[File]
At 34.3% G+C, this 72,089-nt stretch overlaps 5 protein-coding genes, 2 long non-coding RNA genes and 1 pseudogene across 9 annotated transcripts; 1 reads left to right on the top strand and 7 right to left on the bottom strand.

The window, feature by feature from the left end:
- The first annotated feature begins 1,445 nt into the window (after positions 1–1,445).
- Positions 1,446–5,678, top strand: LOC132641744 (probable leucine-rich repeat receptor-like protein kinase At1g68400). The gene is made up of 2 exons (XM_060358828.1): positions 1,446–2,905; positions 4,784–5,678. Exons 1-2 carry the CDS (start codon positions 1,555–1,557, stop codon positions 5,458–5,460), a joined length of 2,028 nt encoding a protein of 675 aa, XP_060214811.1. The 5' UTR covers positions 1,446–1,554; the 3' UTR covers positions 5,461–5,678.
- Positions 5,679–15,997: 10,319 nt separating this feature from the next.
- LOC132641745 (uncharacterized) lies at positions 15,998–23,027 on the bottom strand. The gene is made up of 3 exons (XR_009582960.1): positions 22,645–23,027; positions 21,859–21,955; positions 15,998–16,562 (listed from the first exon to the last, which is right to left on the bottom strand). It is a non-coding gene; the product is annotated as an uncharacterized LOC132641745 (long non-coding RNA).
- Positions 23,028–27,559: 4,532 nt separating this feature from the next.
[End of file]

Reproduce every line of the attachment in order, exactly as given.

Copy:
At 34.3% G+C, this 72,089-nt stretch overlaps 5 protein-coding genes, 2 long non-coding RNA genes and 1 pseudogene across 9 annotated transcripts; 1 reads left to right on the top strand and 7 right to left on the bottom strand.

The window, feature by feature from the left end:
- The first annotated feature begins 1,445 nt into the window (after positions 1–1,445).
- Positions 1,446–5,678, top strand: LOC132641744 (probable leucine-rich repeat receptor-like protein kinase At1g68400). The gene is made up of 2 exons (XM_060358828.1): positions 1,446–2,905; positions 4,784–5,678. Exons 1-2 carry the CDS (start codon positions 1,555–1,557, stop codon positions 5,458–5,460), a joined length of 2,028 nt encoding a protein of 675 aa, XP_060214811.1. The 5' UTR covers positions 1,446–1,554; the 3' UTR covers positions 5,461–5,678.
- Positions 5,679–15,997: 10,319 nt separating this feature from the next.
- LOC132641745 (uncharacterized) lies at positions 15,998–23,027 on the bottom strand. The gene is made up of 3 exons (XR_009582960.1): positions 22,645–23,027; positions 21,859–21,955; positions 15,998–16,562 (listed from the first exon to the last, which is right to left on the bottom strand). It is a non-coding gene; the product is annotated as an uncharacterized LOC132641745 (long non-coding RNA).
- Positions 23,028–27,559: 4,532 nt separating this feature from the next.